Balancing Flying with Family
If you are a family man or woman, you need to balance your flying activities with your home-life.
Certainly every situation is different so many of these points won’t apply. If your whole family is into flying, you are probably in the best possible position and the envy of many aviators. For the rest of us, pay careful attention.
I find myself in an interesting scenario; neither my wife or my kids like to fly. This is the opposite end of the spectrum. Continue reading
photo courtesy of Dan O’Leary
(Update) Fellow pilot and friend Mike Wojcik contributed to this piece. See his work below regarding a checklist he developed for the Tecnam.
Ever thought about your checklist? I mean really thought about it? It is much more than a faded and tattered occupier of precious cockpit real estate. It is one of your key weapons on the war against pilot error.
Every time you reach for that checklist you are potentially trapping errors. Conversely not being disciplined in how you use the checklist can negate all those benefits.
The Self-Righteous Aviator
One of the phenomena that I have observed in the wild is the self-righteous aviator (SRA). You know the one; they think they know it all and everyone else is beneath them.
This curious species usually migrates to local airports where they can work the lobby making sure everyone knows they are ‘the real deal.’
When engaged in discussion, the SRA will offer opinions as facts and dismiss other’s input as sheer nonsense. Their bedside manner doesn’t improve in the cockpit either; they usually can’t be bothered with help from another pilot. CRM is definitely not in their vocabulary. Their responses usually come in the form of high pitch chirps that resemble, “yes, yes, yes” or “I know, I know, I know.” This is usually followed by a rationalization for the mistake that takes them completely off the hook. Training these people is a nightmare that should garner hazardous duty pay for their instructors. Continue reading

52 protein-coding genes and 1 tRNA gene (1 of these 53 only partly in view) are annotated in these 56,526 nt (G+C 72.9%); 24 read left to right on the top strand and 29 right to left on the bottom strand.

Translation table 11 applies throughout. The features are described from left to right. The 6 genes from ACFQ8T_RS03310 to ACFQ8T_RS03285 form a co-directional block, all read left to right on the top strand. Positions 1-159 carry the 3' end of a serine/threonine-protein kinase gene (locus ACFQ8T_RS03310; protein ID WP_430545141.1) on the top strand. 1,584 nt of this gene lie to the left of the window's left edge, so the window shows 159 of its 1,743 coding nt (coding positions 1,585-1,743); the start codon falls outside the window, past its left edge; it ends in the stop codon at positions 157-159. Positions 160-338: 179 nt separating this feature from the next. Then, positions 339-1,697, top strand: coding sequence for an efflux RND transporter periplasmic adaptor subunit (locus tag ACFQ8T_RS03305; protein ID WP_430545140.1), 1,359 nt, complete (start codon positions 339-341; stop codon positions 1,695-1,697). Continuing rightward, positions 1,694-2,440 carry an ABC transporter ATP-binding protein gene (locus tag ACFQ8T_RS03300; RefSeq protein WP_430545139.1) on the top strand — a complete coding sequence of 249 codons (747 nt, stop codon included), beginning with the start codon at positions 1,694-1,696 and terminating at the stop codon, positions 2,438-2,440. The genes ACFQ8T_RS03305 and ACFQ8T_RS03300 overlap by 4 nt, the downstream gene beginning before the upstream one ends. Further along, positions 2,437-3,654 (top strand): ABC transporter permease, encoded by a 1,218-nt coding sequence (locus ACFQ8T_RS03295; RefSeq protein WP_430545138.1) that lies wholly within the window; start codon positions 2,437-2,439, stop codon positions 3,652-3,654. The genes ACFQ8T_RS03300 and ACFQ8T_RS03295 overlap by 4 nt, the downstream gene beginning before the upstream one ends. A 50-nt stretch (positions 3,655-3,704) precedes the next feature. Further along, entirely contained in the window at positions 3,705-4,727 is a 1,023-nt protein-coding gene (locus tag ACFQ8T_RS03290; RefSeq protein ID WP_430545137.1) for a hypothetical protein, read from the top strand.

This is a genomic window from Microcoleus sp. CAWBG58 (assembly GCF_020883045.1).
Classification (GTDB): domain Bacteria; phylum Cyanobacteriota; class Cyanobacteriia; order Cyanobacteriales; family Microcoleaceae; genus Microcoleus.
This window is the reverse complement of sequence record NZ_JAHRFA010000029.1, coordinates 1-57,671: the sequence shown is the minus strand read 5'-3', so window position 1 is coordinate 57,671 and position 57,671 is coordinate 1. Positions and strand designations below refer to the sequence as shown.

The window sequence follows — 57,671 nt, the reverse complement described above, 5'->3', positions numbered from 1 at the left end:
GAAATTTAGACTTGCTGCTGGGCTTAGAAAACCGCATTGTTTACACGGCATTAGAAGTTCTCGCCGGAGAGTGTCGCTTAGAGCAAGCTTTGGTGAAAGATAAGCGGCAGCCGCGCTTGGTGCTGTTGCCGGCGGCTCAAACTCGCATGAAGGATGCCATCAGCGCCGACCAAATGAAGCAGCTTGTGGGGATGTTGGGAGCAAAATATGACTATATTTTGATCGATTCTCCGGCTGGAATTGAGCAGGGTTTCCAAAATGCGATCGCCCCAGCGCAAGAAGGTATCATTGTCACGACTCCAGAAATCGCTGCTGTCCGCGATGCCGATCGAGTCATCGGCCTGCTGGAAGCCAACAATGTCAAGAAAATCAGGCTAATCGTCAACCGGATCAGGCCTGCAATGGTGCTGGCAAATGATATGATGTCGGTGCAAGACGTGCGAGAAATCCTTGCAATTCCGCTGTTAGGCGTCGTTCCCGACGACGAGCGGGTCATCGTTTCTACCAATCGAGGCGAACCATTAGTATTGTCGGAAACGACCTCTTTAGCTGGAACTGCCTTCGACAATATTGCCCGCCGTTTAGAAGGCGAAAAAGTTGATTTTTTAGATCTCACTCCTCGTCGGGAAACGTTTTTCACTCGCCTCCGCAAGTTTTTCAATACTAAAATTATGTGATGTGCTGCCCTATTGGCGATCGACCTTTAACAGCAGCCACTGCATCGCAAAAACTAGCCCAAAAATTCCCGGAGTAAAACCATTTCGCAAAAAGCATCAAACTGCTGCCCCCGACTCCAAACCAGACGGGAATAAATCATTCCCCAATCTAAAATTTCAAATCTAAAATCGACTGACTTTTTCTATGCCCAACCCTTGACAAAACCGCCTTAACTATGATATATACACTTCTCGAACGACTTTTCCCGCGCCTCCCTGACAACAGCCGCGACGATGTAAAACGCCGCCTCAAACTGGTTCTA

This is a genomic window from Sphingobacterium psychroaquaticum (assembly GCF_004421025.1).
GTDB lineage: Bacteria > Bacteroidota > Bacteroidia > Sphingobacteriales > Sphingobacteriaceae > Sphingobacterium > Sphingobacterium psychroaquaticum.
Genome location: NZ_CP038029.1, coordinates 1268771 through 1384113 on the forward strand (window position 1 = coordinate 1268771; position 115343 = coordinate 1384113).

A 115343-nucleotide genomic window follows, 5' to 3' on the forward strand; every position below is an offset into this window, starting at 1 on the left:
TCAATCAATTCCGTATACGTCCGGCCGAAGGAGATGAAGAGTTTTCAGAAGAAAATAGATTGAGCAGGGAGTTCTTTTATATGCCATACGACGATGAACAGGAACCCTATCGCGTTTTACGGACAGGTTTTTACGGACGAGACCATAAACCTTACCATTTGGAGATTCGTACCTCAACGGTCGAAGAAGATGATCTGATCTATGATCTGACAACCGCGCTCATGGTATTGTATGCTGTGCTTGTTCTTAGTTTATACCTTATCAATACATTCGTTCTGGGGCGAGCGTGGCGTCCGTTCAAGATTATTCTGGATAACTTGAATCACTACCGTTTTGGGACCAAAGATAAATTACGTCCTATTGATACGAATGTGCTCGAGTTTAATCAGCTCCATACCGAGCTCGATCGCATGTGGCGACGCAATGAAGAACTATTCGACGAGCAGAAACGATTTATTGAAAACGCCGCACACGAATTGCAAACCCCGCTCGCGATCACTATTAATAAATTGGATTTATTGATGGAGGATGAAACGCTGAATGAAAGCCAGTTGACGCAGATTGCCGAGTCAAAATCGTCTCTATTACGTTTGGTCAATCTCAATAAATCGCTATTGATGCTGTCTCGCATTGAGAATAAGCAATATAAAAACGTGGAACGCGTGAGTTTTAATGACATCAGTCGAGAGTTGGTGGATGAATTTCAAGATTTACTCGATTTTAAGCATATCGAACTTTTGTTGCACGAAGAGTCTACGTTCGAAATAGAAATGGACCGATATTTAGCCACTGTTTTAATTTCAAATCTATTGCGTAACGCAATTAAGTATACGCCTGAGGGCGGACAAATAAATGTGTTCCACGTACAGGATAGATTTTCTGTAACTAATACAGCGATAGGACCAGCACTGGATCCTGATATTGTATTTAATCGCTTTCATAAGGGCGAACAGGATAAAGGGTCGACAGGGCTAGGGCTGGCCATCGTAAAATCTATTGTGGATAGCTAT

Dreaming of Flight: Flying as a second career
There is an often asked question that is batted around in real and virtual hangars across the land – should I chase my dream of flying for a living? In a related article I asked, “Is the romance gone from professional flying?”, but as I stated then it doesn’t mean it’s not a great career for some folks.
The idea of making a living flying airplanes has lured many away from their perfectly good first careers and down the rabbit hole of the professional aviator. Compared to someone just out of school, this is a much harder decision to make as someone in their 30s or 40s with a real life and real responsibilities. If you have a family, you just multiplied the difficulty quotient by an order of magnitude. Continue reading
Always learning: a pilot can never learn too much
Learning is defined by Webster as: the process of acquiring modifications in existing knowledge, skills, habits, or tendencies through experience, practice, or exercise.